The multi-family sector is playing a larger role in Canadian commercial real estate transactions, and Montreal is surpassing Toronto for deal volume.
Multi-family accounted for nearly 16 per cent of investment activity in 2018, and it’s higher so far this year, according to panel moderator Matthew Boukall, Altus Group’s vice-president of product management and data solutions.
Billions of dollars have flowed into real estate investment trusts over the past few years, and multi-family has been a big driver of that activity.
Montreal multi-family activity
Montreal-based Marc Hetu, CBRE vice-president and co-leader of its national apartment group, said “REITS have been by far the most active” investors in Montreal.
Institutional investors have also been active, while private investors have always been responsible for a huge percentage of investment volume for older and smaller stock. This has created a very well-balanced market.
Sanaa Benzakour is the co-owner and vice-president of PMML, a multi-family real estate and mortgage agency that she said “dominates” the mid-market apartment sector in Quebec with 140 buildings currently for sale under contract. Its commercial mortgage division has 150 files in financing at the moment.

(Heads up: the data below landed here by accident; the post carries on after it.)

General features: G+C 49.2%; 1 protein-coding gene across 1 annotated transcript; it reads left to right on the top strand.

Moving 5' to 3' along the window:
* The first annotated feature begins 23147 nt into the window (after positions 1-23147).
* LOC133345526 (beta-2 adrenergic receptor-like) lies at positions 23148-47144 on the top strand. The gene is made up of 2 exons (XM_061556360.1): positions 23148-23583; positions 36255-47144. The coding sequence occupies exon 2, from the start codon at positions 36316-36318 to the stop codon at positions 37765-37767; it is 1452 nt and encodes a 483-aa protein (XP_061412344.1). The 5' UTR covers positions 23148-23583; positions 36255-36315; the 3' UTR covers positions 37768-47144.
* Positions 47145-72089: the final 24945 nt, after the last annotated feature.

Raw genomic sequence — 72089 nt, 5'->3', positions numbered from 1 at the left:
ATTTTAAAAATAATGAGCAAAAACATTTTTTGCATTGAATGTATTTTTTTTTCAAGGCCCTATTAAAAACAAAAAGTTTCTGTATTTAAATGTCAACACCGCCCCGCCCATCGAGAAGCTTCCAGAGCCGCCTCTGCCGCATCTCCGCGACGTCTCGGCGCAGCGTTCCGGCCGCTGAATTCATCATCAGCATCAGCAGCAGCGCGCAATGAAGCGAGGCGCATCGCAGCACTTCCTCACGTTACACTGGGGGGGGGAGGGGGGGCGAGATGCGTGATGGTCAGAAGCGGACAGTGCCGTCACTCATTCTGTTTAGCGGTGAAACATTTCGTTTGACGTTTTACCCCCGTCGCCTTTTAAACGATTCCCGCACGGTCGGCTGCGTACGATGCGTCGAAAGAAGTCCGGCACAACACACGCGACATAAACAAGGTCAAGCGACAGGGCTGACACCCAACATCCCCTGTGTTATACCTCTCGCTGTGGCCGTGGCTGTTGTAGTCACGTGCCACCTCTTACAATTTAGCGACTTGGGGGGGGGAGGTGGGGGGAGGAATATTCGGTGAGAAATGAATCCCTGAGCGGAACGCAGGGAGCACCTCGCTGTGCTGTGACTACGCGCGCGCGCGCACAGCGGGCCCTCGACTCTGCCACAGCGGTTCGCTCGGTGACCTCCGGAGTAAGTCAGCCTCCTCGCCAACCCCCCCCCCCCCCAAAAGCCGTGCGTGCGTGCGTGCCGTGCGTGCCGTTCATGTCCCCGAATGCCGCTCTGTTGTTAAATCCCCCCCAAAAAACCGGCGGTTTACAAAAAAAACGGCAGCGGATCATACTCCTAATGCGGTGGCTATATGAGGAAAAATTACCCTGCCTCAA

Benzakour said small to medium-sized buyers are entering the mid-market or continuing to buy in it, and the majority of them are local.
“For buildings under 50 units, 99 per cent of the buyers are Quebecers. For 50 units and up, 70 per cent are Quebecers, 29 per cent are Canadians and one per cent are foreign buyers. A lot of foreign buyers are buying through REITs.”
Montreal has always been a big rental market, and demand downtown is prompting more multi-family development in the suburbs — particularly near transit lines and emerging employment centres.
Benzakour said Montreal isn’t a speculative market, but “a very sustainable growth-oriented market” that’s very accessible. She noted rents are going up by eight per cent annually in greater Montreal.
Hetu said the momentum in Montreal began with the election of a Liberal government in 2014, which resulted in the construction of such major infrastructure projects as the new Champlain Bridge and Turcot Interchange.
This, and the city’s emergence as a technology hub, has helped propel Montreal’s gross domestic product to grow by 3.7 per cent in 2017 and 2.8 per cent in 2018, according to Hetu.
David Bloomstone, director of investment banking for the real estate group and head of the multi-unit residential property brokerage at TD Securities, said: “Montreal has been so underserviced for so long that investors finally realized the opportunities.”
Bloomstone credited Swedish-formed Akelius for entering the Montreal market and buying smaller buildings and spending money to reposition them.